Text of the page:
Benefit #3: Ideal training for short-staffed environments

So many healthcare organizations are operating on a skeleton crew or are otherwise short staffed. In these cases you’re simultaneously keeping up with the overwhelming demands of daily work, trying to keep staff up-to-date with required training, and also onboarding new employees, which no one has adequate time to train!

One important trick is to fit training into those little pockets of time that staff members have available for training. And for new hires or for staff with some unexpected free time, multiple microlearning lessons can be watched back-to-back for a longer session. In other words, microlearning gives you a lot of flexibility.

Benefit #4: Highly adaptable to diverse learning needs

Everyone is different, and we certainly don’t all learn the same. Some have shorter attention spans. Some simply have greater limits on their time and can’t (or won’t) carve out hours to do training. And some need to go through courses slowly, at their own pace to make sure they absorb everything.

Microlearning accommodates a wide range of learning styles, learning abilities, time restrictions, and staff preferences.

Lessons can be watched all at once, like binge watching season four of Friends. Or they can be digested slowly, one at a time, and even watched several times in a row for learners who need that extra time.

A peek inside a microlearning course

When you’re administering an employee training program, it’s not enough to simply track who has watched or attended training. You have to build-in some accountability and incorporate knowledge checks.

To give you an idea of what this looks like, here’s how we do it at MedTrainer:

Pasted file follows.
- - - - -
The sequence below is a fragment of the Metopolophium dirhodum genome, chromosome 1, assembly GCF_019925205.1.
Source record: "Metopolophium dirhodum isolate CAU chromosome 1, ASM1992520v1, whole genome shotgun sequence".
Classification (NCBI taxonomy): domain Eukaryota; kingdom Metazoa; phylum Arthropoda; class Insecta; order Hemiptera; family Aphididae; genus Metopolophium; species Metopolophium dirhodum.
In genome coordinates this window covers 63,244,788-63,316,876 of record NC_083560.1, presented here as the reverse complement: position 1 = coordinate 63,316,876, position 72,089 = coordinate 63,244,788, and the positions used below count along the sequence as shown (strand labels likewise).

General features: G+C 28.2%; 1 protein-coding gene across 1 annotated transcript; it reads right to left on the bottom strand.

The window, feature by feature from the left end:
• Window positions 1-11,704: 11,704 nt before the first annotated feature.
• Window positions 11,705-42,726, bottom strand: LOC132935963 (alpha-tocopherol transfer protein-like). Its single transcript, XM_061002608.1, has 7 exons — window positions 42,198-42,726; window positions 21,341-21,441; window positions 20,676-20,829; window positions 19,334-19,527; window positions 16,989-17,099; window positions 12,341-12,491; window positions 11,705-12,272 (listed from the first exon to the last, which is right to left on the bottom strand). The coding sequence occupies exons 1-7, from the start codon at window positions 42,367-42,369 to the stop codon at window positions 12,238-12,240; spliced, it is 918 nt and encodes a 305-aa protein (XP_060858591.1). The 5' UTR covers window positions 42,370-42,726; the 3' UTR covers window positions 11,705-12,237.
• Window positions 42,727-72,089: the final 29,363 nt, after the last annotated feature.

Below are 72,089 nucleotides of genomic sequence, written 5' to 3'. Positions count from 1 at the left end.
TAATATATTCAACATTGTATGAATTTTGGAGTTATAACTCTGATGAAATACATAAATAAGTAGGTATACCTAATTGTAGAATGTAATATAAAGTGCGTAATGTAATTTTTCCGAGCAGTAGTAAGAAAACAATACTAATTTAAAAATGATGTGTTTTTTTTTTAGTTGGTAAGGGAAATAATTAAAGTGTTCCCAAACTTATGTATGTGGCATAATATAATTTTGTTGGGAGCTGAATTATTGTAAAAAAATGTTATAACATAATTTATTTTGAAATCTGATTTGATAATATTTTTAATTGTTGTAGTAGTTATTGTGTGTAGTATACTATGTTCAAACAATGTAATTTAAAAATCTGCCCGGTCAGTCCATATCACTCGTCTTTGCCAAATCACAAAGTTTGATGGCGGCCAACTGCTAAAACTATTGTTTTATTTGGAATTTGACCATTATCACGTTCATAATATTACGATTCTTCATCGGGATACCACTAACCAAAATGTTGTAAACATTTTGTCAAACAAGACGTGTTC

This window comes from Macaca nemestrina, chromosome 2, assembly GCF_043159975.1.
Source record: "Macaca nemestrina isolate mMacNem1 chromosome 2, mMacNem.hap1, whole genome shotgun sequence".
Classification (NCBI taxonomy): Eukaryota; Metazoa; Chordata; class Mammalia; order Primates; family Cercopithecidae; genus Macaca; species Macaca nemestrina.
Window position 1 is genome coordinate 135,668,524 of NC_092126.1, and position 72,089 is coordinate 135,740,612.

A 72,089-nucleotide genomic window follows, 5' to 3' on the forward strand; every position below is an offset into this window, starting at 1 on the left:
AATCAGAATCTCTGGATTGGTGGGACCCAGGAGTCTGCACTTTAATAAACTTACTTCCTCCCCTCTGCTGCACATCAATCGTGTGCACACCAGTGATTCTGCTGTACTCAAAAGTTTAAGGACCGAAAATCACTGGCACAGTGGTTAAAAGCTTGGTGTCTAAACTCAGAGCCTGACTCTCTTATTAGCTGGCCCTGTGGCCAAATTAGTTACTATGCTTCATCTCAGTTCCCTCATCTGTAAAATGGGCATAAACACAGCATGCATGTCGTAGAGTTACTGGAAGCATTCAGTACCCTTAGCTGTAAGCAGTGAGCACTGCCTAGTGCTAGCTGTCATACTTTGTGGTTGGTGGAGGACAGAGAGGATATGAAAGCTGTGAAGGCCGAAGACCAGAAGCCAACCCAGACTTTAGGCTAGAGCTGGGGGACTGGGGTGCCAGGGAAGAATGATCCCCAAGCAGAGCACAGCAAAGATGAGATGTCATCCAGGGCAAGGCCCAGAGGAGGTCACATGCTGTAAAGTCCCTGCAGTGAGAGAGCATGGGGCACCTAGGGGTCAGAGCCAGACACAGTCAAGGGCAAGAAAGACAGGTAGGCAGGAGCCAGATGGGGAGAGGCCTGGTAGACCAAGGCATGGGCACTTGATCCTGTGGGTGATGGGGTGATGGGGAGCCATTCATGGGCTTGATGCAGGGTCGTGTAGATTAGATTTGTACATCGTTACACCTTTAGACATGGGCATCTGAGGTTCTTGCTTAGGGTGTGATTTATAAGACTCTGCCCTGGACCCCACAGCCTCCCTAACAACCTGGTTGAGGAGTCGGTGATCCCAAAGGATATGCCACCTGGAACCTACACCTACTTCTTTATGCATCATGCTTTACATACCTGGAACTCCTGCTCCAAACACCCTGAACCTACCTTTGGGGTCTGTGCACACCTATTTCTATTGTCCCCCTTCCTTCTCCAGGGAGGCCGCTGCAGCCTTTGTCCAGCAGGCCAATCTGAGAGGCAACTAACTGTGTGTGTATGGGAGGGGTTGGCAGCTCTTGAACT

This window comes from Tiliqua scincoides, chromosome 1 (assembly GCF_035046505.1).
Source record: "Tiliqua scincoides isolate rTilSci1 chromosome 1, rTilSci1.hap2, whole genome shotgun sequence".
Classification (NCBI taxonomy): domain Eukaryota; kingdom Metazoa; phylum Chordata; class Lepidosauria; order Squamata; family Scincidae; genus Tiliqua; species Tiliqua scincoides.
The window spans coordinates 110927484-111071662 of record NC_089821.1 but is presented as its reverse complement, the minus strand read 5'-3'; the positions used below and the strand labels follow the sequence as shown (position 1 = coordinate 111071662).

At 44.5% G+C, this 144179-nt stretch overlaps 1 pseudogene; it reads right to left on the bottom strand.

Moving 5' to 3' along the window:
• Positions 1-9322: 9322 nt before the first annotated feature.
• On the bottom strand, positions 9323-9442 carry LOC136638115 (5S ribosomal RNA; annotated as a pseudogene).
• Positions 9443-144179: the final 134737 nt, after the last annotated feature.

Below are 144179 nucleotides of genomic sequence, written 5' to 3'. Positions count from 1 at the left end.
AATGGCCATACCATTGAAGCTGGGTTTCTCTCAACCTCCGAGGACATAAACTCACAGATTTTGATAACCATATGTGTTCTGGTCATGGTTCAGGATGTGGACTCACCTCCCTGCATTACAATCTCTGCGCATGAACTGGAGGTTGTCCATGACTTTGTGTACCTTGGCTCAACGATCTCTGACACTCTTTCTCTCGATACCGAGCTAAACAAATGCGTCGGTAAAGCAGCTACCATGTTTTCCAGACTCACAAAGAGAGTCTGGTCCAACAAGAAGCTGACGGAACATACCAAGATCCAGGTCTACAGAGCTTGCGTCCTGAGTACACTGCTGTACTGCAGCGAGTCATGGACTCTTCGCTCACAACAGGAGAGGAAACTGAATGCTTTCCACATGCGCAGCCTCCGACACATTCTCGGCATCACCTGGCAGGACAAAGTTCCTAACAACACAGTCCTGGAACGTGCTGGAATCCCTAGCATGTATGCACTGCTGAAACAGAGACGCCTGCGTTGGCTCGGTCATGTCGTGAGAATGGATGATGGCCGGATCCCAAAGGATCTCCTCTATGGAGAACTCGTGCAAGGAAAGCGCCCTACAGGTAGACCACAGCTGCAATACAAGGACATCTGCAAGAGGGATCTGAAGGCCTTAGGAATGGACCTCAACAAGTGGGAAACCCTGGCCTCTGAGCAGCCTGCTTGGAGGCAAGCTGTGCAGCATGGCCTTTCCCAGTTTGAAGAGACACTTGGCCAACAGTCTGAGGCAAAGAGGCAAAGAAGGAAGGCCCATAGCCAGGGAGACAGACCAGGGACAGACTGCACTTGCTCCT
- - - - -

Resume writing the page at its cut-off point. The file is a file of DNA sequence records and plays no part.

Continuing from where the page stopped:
Set expectations upfront

In each course, we explain what the student should learn from the course. This gives them context, which helps them learn. It also starts the process of repetition, which is important for learning, even in a microlearning setting. Lastly, it previews what will be assessed during the knowledge check (more on that in a moment).

Focus attention

Even in five minute microlearning courses people are tempted to switch tabs on their browser and respond to emails or peruse the sale items at Crate & Barrel (no judgment!). We try to put some guardrails on this behavior to keep the learner focused. So if a student clicks away from the lesson, our courses pause until the viewer is back on the course tab and ready to engage.

Provide interactive material

Throughout the short course, we include interactive elements that are designed to keep the learner engaged. When a student participates in the learning process, rather than being a passive participant, they learn faster and more thoroughly. Clicking to reveal more information, or dragging an element to the appropriate category, are ways we put learners in the driver’s seat.

Check comprehension

At the end of a microlesson we always give a quiz to make sure the student learned what they were supposed to. If the student doesn’t get a passing score on the quiz, they can take the course again until they improve their score. The lesson is short, but the content is important.

Parting tips

If you need help developing a training program for your healthcare facility (or perhaps help making sure everyone actually does the training!) click here to set up a chat with one of our friendly product experts. They have some great tips to share (yes, some of which were acquired through microlearning courses!). We’re here to help you get on the path to training success.